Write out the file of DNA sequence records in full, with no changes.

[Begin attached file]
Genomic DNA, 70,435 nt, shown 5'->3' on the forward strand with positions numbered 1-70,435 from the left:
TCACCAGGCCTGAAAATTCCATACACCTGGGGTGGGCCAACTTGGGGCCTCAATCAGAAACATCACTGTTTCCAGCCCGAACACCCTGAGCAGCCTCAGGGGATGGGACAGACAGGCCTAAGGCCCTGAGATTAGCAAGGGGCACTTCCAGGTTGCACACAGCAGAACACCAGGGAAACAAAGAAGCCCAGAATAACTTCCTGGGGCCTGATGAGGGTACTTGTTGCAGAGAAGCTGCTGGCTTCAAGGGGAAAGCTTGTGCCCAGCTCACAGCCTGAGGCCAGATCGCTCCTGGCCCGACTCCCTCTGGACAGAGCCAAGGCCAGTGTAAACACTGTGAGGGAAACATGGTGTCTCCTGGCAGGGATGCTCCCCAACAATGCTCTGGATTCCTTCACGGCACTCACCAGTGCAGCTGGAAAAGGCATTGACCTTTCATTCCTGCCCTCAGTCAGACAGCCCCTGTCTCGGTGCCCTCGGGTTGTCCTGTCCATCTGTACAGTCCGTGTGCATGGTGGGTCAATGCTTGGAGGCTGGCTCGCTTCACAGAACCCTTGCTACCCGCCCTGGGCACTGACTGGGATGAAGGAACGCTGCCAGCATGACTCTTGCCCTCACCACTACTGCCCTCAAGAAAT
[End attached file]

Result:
Genomic DNA, 70,435 nt, shown 5'->3' on the forward strand with positions numbered 1-70,435 from the left:
TCACCAGGCCTGAAAATTCCATACACCTGGGGTGGGCCAACTTGGGGCCTCAATCAGAAACATCACTGTTTCCAGCCCGAACACCCTGAGCAGCCTCAGGGGATGGGACAGACAGGCCTAAGGCCCTGAGATTAGCAAGGGGCACTTCCAGGTTGCACACAGCAGAACACCAGGGAAACAAAGAAGCCCAGAATAACTTCCTGGGGCCTGATGAGGGTACTTGTTGCAGAGAAGCTGCTGGCTTCAAGGGGAAAGCTTGTGCCCAGCTCACAGCCTGAGGCCAGATCGCTCCTGGCCCGACTCCCTCTGGACAGAGCCAAGGCCAGTGTAAACACTGTGAGGGAAACATGGTGTCTCCTGGCAGGGATGCTCCCCAACAATGCTCTGGATTCCTTCACGGCACTCACCAGTGCAGCTGGAAAAGGCATTGACCTTTCATTCCTGCCCTCAGTCAGACAGCCCCTGTCTCGGTGCCCTCGGGTTGTCCTGTCCATCTGTACAGTCCGTGTGCATGGTGGGTCAATGCTTGGAGGCTGGCTCGCTTCACAGAACCCTTGCTACCCGCCCTGGGCACTGACTGGGATGAAGGAACGCTGCCAGCATGACTCTTGCCCTCACCACTACTGCCCTCAAGAAAT